While his -20 rating indicated that maybe he wasn’t excelling in every area, New York Rangers defenseman Michael del Zotto exceeded most – if not all – expectations as a rookie in the 2009-10 season. He scored nine goals and 28 assists for 37 points in 80 lat season, putting up the kind of numbers that above average veteran offensive defenseman tend to generate.
But much like Calder Trophy winning Buffalo Sabres defenseman Tyler Myers, Del Zotto hasn’t been able to match his rookie year with an equal encore performance. His offensive game is stagnating a bit (two goals and seven assists for nine points and -1 rating in 35 contests), but the real problems seem to be his defensive play and maybe even his conditioning.
Some people think that the Rangers might have rushed the 20-year-old blueliner into the NHL after hearing news that the team demoted him to the AHL in exchange for 21-year-old defenseman Ryan McDonagh. Jesse Spector of the New York Daily News reports that Rangers coach John Tortorella said that there is no timetable regarding Del Zotto’s stay in the AHL, saying that the team hopes to see an improvement in his preparation for games along with his in-game performance.
It sounds like Del Zotto wasn’t very happy with the demotion, but at his young age, he has plenty of time to improve his overall game.
In a conference call just now, Tortorella said that there is no timetable for Del Zotto’s stay in the AHL, as “we want to see the improvement in him, and that will give him the opportunity to get back here. … It’s seeing improvement, in mindset and play on the ice. Him understanding how to think the game, and think preparation, and also bring it to within his game as far as the minutes he gets there.”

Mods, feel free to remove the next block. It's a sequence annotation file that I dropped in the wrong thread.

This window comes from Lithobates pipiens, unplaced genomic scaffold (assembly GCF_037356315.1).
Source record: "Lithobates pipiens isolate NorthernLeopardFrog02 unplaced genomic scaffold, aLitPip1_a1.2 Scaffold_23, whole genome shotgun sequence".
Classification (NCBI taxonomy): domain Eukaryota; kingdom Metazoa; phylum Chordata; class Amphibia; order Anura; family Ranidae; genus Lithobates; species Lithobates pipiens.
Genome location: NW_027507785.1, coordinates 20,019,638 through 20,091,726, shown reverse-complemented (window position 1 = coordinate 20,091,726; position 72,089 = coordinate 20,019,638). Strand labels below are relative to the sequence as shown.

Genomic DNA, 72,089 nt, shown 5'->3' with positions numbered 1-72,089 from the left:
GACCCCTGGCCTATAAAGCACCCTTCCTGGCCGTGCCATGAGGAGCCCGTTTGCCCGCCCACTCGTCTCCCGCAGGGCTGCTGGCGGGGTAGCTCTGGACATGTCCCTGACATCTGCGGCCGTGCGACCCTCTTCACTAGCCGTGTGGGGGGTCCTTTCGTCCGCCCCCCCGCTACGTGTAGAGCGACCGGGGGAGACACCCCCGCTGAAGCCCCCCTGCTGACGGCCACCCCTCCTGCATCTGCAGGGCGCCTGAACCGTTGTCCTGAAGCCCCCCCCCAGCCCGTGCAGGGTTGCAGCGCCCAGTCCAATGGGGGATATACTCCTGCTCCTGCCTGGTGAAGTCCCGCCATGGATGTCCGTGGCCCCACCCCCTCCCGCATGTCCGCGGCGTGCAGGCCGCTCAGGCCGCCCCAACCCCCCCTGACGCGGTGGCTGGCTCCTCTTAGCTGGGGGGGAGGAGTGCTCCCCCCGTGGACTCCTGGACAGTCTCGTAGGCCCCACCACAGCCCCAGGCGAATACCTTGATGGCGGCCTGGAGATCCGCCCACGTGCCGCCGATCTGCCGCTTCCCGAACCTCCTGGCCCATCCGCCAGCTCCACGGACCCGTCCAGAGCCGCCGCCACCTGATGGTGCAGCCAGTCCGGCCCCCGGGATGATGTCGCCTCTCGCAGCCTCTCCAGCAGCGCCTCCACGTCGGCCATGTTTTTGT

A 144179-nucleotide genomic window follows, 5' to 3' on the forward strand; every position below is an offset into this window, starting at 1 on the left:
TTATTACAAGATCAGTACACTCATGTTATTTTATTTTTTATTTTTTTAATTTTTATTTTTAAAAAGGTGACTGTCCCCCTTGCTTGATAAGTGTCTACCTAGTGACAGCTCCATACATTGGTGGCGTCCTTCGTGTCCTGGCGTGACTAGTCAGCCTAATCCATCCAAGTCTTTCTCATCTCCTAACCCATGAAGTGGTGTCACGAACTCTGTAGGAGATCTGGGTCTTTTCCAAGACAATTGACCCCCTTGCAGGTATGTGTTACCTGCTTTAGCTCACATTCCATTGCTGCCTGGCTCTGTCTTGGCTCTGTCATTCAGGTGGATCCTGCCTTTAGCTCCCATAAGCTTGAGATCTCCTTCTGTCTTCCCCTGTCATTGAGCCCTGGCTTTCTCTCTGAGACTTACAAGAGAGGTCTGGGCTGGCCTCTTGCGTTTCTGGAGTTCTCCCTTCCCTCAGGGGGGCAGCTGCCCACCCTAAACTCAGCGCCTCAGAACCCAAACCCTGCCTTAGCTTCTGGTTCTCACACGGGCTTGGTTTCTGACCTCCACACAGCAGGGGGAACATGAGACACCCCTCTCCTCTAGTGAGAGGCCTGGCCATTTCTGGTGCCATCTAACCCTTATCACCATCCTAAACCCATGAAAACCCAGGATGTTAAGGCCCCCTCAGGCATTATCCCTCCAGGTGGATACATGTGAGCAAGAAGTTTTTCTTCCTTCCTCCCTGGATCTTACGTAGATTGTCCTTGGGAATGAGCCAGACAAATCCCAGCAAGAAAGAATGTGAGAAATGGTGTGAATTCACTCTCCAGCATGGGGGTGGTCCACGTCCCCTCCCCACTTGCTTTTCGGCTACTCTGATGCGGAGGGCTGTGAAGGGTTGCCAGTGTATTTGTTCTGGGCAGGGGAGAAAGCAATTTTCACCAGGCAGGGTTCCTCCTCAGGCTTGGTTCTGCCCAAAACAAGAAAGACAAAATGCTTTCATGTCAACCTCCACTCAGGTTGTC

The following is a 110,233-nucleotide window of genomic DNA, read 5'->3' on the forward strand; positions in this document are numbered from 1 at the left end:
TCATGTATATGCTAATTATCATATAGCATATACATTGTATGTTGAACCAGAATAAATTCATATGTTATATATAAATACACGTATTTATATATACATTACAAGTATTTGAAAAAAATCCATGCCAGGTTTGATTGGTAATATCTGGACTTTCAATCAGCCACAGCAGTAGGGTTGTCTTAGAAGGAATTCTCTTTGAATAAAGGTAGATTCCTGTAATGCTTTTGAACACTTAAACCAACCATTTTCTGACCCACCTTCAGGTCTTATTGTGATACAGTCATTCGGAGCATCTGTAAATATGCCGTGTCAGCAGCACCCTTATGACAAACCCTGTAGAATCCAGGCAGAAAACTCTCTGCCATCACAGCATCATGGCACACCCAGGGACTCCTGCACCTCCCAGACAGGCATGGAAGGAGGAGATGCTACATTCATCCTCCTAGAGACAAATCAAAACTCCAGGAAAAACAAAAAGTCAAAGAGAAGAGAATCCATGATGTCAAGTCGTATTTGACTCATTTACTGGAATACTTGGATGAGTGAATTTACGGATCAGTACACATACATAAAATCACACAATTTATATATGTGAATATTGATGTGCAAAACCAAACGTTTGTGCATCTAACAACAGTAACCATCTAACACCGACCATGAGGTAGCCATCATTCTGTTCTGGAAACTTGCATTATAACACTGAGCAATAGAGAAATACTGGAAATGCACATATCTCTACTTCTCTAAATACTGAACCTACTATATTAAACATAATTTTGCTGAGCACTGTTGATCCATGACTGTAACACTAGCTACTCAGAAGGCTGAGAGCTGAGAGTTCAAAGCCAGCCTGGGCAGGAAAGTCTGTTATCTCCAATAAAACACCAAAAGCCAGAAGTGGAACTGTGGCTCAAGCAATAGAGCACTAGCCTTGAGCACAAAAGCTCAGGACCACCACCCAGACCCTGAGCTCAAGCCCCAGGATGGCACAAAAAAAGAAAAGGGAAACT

In addition to the mental part of Del Zotto’s game needing work, Tortorella expressed some concern over his conditioning, as one of the games Del Zotto was scratched for was officially as a result of a groin injury after the Christmas break.
It might be too simple to call what has happened to Del Zotto a “sophomore slump,” but really, isn’t that what it is? He came into the league at 19 last season and exceeded expectations. This season, the expectations were much higher as a result, and he has wound up struggling, which can then feed on itself a bit.
“I think Michael understands this is part of the process,” Tortorella said. “Sometimes players might not agree with it, but it’s not up to the player. My conference call with (Glen Sather, Jim Schoenfeld) and myself today, we talked about what’s best for Michael and what’s best for the team. We wanted to give him a chance (last night), and see how he responded. I just don’t think he’s right. … This is a 20-year-old kid, and sometimes they don’t see it there right now, but eventually he’s going to realize this is good for him. It’s going to be good for him as a player and good for us as an organization.”